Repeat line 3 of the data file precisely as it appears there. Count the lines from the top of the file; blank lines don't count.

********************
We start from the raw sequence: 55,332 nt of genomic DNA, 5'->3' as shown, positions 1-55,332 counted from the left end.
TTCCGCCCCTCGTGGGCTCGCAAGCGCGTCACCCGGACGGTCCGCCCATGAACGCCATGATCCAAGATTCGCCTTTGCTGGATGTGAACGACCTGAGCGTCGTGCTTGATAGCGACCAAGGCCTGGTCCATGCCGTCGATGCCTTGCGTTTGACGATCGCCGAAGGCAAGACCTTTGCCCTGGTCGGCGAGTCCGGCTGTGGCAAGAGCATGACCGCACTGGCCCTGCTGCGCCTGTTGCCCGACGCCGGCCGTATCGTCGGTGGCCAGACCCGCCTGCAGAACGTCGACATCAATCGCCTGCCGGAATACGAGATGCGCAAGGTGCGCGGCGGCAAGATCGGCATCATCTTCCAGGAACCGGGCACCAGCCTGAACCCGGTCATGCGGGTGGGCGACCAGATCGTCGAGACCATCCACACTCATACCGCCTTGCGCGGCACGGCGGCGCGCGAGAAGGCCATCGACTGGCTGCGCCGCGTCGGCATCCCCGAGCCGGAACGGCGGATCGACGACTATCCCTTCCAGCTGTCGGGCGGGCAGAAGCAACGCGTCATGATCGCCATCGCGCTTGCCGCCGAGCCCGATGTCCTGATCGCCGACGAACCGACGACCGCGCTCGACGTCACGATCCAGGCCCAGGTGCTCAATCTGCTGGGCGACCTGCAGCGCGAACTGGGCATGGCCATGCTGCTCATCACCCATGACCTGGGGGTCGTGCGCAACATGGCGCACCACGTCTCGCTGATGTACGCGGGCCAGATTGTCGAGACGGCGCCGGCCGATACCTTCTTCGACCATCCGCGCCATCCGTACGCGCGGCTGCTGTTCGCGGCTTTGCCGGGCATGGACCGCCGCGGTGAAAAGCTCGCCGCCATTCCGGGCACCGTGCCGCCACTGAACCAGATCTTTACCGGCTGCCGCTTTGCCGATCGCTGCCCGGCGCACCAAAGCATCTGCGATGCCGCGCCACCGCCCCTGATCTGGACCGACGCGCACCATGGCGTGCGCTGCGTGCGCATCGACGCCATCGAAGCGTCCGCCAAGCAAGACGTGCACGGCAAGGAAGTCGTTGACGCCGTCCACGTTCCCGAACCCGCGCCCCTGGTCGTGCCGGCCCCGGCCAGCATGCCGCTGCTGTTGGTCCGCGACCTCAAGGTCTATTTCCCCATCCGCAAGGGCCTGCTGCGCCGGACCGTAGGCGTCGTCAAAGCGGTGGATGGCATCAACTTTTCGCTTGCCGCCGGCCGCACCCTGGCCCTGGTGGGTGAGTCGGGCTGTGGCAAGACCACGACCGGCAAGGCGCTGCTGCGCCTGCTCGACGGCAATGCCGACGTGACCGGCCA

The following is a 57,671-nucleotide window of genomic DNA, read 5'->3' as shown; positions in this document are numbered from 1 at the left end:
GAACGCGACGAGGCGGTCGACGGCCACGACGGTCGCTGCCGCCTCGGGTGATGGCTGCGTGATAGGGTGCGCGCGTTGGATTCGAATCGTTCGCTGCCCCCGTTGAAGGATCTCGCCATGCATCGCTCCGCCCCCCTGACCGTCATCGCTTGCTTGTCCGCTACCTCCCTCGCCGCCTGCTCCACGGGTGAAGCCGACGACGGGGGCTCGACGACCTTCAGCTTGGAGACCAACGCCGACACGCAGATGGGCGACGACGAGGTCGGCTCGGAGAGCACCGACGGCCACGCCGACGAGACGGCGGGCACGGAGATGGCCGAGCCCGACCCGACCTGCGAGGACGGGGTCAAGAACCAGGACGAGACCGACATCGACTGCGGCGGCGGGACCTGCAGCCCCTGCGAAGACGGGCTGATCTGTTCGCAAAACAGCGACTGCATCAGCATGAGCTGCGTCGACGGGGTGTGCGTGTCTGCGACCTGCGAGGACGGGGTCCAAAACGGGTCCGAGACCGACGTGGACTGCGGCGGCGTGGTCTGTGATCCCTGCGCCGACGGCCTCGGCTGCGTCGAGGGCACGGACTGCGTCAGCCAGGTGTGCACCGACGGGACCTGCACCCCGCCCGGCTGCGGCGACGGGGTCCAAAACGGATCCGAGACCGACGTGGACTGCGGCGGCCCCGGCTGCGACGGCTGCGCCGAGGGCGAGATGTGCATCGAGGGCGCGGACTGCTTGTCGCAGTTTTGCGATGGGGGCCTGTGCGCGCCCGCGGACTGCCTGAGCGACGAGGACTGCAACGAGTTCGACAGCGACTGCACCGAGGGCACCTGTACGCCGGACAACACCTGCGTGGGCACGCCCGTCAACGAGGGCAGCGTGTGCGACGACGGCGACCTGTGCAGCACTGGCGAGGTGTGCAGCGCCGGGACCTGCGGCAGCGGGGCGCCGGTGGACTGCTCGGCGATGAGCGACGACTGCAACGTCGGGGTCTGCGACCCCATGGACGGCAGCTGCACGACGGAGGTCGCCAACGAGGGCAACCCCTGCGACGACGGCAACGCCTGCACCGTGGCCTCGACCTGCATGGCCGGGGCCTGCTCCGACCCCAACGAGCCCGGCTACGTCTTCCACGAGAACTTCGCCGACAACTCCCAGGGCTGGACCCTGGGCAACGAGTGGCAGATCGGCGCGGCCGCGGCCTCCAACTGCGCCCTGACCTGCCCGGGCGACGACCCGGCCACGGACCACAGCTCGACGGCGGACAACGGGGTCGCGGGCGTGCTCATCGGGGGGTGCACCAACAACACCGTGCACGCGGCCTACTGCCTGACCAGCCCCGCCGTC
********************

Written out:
The following is a 57,671-nucleotide window of genomic DNA, read 5'->3' as shown; positions in this document are numbered from 1 at the left end: